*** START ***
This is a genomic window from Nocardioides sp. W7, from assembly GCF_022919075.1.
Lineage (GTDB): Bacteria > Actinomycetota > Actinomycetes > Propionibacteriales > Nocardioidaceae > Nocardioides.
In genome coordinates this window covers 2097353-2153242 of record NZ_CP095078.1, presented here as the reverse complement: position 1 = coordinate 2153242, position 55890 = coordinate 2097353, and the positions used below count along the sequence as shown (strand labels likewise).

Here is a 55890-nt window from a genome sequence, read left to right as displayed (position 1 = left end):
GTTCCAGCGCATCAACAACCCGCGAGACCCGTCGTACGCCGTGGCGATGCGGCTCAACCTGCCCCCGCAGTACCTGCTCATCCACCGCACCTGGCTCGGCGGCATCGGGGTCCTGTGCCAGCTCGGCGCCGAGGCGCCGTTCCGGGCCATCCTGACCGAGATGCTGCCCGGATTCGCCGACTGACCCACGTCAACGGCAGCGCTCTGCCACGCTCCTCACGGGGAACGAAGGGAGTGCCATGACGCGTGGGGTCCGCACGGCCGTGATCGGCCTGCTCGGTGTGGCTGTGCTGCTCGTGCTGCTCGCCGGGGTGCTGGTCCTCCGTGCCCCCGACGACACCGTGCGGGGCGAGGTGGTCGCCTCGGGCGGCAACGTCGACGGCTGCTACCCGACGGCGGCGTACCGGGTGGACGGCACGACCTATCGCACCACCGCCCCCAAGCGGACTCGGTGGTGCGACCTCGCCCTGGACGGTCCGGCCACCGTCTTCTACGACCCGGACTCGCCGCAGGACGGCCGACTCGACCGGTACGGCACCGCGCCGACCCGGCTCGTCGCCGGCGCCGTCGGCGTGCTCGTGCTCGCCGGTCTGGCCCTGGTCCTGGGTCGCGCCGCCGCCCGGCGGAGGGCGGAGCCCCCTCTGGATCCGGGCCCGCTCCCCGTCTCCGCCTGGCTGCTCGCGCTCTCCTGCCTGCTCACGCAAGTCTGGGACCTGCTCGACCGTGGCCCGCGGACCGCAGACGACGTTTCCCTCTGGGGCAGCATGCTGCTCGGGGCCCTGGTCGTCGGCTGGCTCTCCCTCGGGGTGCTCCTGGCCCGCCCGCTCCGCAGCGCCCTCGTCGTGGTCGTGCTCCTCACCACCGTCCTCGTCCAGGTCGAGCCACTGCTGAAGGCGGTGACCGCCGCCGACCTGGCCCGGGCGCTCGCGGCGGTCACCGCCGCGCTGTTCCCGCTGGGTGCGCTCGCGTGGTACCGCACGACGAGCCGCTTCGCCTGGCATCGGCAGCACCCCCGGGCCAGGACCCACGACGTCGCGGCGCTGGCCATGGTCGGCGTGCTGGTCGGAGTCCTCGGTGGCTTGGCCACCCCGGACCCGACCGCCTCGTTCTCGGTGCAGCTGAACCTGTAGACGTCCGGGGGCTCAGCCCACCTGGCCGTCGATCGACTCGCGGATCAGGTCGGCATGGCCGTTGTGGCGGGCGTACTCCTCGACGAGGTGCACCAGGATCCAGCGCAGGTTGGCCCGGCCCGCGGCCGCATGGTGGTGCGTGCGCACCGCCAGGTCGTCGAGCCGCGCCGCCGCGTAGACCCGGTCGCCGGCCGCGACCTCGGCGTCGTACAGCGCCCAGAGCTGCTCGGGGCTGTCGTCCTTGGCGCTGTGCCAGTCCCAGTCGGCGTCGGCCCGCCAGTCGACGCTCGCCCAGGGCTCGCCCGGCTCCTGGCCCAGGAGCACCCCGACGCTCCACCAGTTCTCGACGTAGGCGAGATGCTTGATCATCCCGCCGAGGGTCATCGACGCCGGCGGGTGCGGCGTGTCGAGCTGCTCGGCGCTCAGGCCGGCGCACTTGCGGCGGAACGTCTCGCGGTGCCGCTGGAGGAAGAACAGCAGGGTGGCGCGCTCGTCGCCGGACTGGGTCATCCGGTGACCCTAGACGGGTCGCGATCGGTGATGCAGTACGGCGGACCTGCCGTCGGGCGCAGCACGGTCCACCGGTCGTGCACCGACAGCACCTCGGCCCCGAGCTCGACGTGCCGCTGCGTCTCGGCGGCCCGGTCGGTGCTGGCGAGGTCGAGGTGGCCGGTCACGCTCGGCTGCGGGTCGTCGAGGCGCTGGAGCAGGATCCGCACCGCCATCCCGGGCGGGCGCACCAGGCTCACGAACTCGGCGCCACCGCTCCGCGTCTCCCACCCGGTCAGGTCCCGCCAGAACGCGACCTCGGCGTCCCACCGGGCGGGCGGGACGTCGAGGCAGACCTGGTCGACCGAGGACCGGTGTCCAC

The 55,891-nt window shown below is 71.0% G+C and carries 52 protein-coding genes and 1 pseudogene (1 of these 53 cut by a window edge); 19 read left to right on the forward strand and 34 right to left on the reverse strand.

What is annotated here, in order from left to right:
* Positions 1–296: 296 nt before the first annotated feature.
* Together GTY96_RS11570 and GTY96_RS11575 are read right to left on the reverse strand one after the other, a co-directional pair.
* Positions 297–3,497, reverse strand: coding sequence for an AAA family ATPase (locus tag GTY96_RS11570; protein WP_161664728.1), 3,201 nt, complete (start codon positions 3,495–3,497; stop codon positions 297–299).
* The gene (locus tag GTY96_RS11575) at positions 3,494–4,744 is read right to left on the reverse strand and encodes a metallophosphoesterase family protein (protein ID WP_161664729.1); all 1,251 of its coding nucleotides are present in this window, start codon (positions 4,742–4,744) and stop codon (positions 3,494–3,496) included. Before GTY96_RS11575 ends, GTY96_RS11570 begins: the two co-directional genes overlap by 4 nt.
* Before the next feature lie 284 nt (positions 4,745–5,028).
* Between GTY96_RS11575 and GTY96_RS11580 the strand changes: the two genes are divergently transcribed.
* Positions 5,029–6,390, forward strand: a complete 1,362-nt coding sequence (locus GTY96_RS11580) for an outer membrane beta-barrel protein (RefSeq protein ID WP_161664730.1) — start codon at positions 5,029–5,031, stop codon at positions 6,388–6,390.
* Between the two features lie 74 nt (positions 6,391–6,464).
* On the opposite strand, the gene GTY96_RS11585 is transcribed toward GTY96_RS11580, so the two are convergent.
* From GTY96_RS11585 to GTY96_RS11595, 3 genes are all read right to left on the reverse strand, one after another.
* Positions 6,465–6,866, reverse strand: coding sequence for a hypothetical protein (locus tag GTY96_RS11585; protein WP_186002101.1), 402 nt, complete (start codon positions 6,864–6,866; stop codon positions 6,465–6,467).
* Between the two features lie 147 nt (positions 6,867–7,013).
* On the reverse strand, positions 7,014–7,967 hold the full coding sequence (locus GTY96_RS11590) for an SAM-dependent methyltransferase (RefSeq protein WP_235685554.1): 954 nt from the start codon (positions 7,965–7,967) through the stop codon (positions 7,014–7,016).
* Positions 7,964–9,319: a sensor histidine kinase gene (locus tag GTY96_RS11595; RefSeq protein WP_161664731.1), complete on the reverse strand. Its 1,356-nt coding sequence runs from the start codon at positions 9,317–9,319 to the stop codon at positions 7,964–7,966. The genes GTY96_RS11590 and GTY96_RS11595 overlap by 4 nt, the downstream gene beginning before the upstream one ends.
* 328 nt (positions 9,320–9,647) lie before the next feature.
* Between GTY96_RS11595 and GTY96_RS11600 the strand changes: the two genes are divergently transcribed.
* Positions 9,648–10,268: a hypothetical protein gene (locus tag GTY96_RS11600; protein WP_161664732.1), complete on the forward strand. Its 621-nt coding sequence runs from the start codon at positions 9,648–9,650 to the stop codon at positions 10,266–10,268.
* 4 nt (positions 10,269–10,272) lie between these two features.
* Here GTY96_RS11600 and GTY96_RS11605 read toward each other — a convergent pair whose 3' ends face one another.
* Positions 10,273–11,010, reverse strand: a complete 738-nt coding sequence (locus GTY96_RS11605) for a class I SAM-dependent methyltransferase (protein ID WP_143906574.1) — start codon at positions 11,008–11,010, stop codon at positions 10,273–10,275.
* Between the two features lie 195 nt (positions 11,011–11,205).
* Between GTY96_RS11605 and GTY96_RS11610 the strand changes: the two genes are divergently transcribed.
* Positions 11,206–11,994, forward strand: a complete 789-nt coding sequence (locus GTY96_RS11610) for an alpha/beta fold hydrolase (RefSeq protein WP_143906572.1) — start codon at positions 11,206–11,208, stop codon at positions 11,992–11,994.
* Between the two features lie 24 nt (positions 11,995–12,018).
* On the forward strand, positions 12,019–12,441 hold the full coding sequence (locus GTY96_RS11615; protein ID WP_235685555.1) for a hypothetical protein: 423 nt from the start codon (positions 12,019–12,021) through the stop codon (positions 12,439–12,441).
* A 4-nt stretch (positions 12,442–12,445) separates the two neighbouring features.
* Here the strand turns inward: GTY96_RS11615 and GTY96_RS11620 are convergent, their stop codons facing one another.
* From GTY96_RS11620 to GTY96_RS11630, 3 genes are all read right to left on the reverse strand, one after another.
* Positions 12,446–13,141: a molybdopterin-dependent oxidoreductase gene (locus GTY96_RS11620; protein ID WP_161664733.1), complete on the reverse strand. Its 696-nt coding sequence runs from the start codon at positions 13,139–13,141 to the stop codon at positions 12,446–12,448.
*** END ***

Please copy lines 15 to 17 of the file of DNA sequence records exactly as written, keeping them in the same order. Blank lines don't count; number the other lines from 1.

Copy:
* Between the two features lie 74 nt (positions 6,391–6,464).
* On the opposite strand, the gene GTY96_RS11585 is transcribed toward GTY96_RS11580, so the two are convergent.
* From GTY96_RS11585 to GTY96_RS11595, 3 genes are all read right to left on the reverse strand, one after another.